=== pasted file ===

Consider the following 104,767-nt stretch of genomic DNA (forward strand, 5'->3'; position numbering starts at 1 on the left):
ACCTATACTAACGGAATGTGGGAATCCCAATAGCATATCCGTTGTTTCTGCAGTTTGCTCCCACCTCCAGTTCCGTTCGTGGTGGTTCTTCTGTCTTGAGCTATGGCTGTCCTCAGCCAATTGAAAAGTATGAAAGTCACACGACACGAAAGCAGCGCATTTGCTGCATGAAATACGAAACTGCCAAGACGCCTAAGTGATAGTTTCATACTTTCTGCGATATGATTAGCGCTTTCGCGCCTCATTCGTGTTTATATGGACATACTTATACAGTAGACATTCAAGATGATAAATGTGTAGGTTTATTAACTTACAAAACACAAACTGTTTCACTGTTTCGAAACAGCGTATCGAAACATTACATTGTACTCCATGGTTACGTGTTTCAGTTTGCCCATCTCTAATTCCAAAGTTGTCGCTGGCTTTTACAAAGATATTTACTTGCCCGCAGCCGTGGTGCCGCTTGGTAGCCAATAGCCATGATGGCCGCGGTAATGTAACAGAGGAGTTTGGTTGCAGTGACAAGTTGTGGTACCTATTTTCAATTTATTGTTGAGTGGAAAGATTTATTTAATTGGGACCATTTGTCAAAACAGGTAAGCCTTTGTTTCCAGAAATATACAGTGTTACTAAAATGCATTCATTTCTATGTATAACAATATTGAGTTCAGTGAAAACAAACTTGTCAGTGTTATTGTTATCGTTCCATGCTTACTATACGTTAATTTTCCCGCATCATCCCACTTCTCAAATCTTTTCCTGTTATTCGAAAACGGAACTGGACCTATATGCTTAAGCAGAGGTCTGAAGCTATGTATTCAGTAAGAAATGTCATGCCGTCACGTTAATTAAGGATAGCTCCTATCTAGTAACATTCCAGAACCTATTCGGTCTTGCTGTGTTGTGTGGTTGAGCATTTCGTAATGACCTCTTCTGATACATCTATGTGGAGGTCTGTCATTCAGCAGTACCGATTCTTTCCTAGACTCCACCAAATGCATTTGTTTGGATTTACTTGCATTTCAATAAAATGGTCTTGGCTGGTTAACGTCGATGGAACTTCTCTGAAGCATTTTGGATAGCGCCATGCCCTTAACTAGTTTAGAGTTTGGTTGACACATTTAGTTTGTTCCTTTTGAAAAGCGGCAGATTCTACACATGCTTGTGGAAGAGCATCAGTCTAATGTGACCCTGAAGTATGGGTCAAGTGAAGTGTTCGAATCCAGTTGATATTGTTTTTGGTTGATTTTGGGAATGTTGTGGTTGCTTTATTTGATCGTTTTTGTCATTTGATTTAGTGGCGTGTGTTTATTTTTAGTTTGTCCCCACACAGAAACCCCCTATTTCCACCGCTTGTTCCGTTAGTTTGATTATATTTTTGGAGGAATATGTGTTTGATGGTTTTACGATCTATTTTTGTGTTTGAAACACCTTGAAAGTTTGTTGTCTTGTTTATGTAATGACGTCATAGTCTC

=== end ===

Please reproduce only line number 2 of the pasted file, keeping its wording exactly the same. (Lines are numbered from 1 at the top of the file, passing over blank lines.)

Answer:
ACCTATACTAACGGAATGTGGGAATCCCAATAGCATATCCGTTGTTTCTGCAGTTTGCTCCCACCTCCAGTTCCGTTCGTGGTGGTTCTTCTGTCTTGAGCTATGGCTGTCCTCAGCCAATTGAAAAGTATGAAAGTCACACGACACGAAAGCAGCGCATTTGCTGCATGAAATACGAAACTGCCAAGACGCCTAAGTGATAGTTTCATACTTTCTGCGATATGATTAGCGCTTTCGCGCCTCATTCGTGTTTATATGGACATACTTATACAGTAGACATTCAAGATGATAAATGTGTAGGTTTATTAACTTACAAAACACAAACTGTTTCACTGTTTCGAAACAGCGTATCGAAACATTACATTGTACTCCATGGTTACGTGTTTCAGTTTGCCCATCTCTAATTCCAAAGTTGTCGCTGGCTTTTACAAAGATATTTACTTGCCCGCAGCCGTGGTGCCGCTTGGTAGCCAATAGCCATGATGGCCGCGGTAATGTAACAGAGGAGTTTGGTTGCAGTGACAAGTTGTGGTACCTATTTTCAATTTATTGTTGAGTGGAAAGATTTATTTAATTGGGACCATTTGTCAAAACAGGTAAGCCTTTGTTTCCAGAAATATACAGTGTTACTAAAATGCATTCATTTCTATGTATAACAATATTGAGTTCAGTGAAAACAAACTTGTCAGTGTTATTGTTATCGTTCCATGCTTACTATACGTTAATTTTCCCGCATCATCCCACTTCTCAAATCTTTTCCTGTTATTCGAAAACGGAACTGGACCTATATGCTTAAGCAGAGGTCTGAAGCTATGTATTCAGTAAGAAATGTCATGCCGTCACGTTAATTAAGGATAGCTCCTATCTAGTAACATTCCAGAACCTATTCGGTCTTGCTGTGTTGTGTGGTTGAGCATTTCGTAATGACCTCTTCTGATACATCTATGTGGAGGTCTGTCATTCAGCAGTACCGATTCTTTCCTAGACTCCACCAAATGCATTTGTTTGGATTTACTTGCATTTCAATAAAATGGTCTTGGCTGGTTAACGTCGATGGAACTTCTCTGAAGCATTTTGGATAGCGCCATGCCCTTAACTAGTTTAGAGTTTGGTTGACACATTTAGTTTGTTCCTTTTGAAAAGCGGCAGATTCTACACATGCTTGTGGAAGAGCATCAGTCTAATGTGACCCTGAAGTATGGGTCAAGTGAAGTGTTCGAATCCAGTTGATATTGTTTTTGGTTGATTTTGGGAATGTTGTGGTTGCTTTATTTGATCGTTTTTGTCATTTGATTTAGTGGCGTGTGTTTATTTTTAGTTTGTCCCCACACAGAAACCCCCTATTTCCACCGCTTGTTCCGTTAGTTTGATTATATTTTTGGAGGAATATGTGTTTGATGGTTTTACGATCTATTTTTGTGTTTGAAACACCTTGAAAGTTTGTTGTCTTGTTTATGTAATGACGTCATAGTCTC